Heintzelman, Gen. Samuel Peter b. September 30, 1805 d. May 1, 1880 Civil War Union Major General. Graduated from the United States Military Academy, Class of 1826. Commanded a division at First Battle of Bull Run in July 1861 and was wounded there (shattered elbow from gunshot). Later commanded the Third Corps of the Army of the Potomac at the Battles of Yorktown, Williamsburg, Oak Grove, Glendale, Malvern Hill, and Second Bull Run. Commanded the Department of Washington, with orders to defend the capital. Commanded troops in the "Cortina War", which was a...[Read More] Forest Lawn Cemetery, Buffalo, Erie County, New York, USA Plot: Section T, Lot 7, West
Jorn, Asger b. March 3, 1914 d. May 1, 1973 Painter. He is considered one of the most important Danish artists of the post-World War II period. From 1936 to 1937 he stayed in Paris as a pupil of Fernand Léger. In 1948 he founded the Cobra Group together with Belgian and Dutch artists, and from 1956 he lived abroad, mainly in Paris. His first naturalistic paintings from the early 1930s were followed by a cubist period and later by a surrealistic-abstract period until he found his own personal style in the 1940s. In 1953 he gave his...[Read More] (Bio by: Erik Skytte) Grötlingbo Churchyard, Gotlands kommun, Gotlands län, Sweden
Bobbs, John Stough b. December 22, 1809 d. May 1, 1870 Medical Pioneer. He performed the first gall-bladder surgery in the nation in 1867. Served in the Union Army during the Civil War. He was also an Indiana State Senator. Elected as a Senator from Indiana, he served in the State Senate from 1857 to 1859. Crown Hill Cemetery, Indianapolis, Marion County, Indiana, USA
Goebbels, Joseph b. October 29, 1897 d. May 1, 1945 Propoganda leader under Hitler. He was initially buried along with his wife and children in East Germany. These remains were removed in 1982 (some reports say this happened as early as 1970) by the request of Yuri Andropov, Secretary General of the USSR, 1982-84. Andropov, former KGB chief, fearing that Neo-Nazi's may discover the location, had the graves opened. All remains (still in a state of decomposition) were ground-up and put into a nearby Danube River tributary. Cause of death: Disputed Cremated*, Ashes scattered, Ashes scattered in unknown location in Russia *This location is unconfirmed or in dispute.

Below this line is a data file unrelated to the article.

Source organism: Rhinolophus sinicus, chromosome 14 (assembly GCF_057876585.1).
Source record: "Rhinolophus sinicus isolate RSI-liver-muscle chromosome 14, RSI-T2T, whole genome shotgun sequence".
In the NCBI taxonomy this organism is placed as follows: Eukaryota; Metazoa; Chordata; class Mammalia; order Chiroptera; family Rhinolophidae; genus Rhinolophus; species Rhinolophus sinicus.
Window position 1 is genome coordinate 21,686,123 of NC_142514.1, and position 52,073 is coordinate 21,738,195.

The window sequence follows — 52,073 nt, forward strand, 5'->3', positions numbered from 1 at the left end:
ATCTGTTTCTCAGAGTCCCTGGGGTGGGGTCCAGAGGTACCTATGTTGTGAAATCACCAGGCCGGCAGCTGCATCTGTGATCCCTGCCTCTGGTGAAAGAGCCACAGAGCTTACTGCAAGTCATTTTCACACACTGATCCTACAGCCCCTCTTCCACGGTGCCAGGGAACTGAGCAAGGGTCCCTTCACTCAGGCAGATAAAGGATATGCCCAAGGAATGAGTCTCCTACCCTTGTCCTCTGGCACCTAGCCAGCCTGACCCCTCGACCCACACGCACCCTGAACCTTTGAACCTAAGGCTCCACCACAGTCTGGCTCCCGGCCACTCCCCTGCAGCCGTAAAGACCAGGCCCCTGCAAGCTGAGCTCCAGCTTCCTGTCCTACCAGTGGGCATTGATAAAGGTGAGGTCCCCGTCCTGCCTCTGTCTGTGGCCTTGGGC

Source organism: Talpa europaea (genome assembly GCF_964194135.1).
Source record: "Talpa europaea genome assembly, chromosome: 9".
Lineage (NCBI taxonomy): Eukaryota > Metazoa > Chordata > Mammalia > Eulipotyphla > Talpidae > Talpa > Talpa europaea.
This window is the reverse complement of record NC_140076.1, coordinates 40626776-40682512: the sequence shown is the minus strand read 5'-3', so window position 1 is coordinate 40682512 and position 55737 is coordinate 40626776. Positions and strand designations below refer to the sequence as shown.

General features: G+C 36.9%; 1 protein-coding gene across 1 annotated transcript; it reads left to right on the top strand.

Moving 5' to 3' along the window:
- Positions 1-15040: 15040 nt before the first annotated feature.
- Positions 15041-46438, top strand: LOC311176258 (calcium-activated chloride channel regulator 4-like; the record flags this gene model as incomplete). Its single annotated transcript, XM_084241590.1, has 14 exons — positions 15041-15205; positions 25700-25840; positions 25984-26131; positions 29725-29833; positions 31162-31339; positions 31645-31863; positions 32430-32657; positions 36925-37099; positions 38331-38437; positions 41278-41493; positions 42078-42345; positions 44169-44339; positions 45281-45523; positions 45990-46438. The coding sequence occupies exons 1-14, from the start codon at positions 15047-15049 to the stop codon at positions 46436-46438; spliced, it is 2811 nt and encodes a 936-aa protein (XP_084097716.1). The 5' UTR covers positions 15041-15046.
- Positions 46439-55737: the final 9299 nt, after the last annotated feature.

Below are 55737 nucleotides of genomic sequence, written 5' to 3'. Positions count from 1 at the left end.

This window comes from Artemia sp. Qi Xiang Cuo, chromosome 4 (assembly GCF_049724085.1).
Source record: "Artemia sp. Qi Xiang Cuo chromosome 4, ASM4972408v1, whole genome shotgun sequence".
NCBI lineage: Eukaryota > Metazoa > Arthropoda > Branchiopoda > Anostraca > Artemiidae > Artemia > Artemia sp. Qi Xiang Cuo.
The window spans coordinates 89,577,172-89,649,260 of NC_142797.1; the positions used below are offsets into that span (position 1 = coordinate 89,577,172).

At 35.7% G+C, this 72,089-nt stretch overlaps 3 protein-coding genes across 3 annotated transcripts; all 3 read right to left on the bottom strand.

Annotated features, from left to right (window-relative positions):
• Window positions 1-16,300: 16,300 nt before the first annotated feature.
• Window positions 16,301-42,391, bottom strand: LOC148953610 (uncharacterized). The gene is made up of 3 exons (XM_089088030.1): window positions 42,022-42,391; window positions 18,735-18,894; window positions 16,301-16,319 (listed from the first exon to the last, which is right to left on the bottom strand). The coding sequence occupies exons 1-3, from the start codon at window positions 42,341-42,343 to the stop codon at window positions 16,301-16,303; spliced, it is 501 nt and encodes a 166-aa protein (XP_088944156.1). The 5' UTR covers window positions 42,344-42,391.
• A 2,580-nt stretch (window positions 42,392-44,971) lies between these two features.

Cooper, Henry b. May 3, 1934 d. May 1, 2011 Professional Boxer. A two-time recipient of the BBC Sports Personality of the Year Award (1967 and 1970), he was regarded as one of the most accomplished fighters to hail from Great Britain. Cooper will perhaps be best remembered for his knockdown of Cassius Clay during a bout at Wembley Stadium in 1963. He represented his country at the 1952 Olympic Games in Helsinki, and turned professional two years later. He was defeated in several title bouts and would have notable fights with future...[Read More] (Bio by: C.S.) Unknown* * Find A Grave is currently seeking additional burial information for this individual. Please email with any updates you may have. Thank you!
Wagner, Helen b. September 3, 1918 d. May 1, 2010 Actress. She will be remembered as 'Nancy Hughes' from the long-running CBS daytime soap "As The World Turns". A drama major at Monmouth College in Illinois, Wagner moved to New York following her 1938 graduation and was to appear in several Broadway productions including "Oklahoma!" and "A Streetcar Named Desire". She made her television bow in the early 1950s with "Mr. Peepers", and was seen on "The Philco Television Playhouse" and the "Hallmark Hall of Fame", as well as having the part of '...[Read More] (Bio by: Bob Hufford) Cathedral of Our Lady of the Angels, Los Angeles, Los Angeles County, California, USA
Johnston, Arthur b. January 10, 1898 d. May 1, 1954 Composer. Born in New York City, in his early career, he performed as a pianist in film theatres and later as a pianist and music director for Irving Berlin's stage productions. Signed to contracts with film studios, he moved to Hollywood in 1929 and wrote the scores for the films "College Humor", "Too Much Harmony", "Hello Everybody", "Murder at the Vanities", "Thanks a Million", "Pennies from Heaven" and "Double or Nothing". His extensive song catalog includes "Mandy, Make Up Your Mind", "...[Read More] (Bio by: John "J-Cat" Griffith) Forest Lawn Memorial Park (Glendale), Glendale, Los Angeles County, California, USA Plot: Commemoration, lot #2794 G-3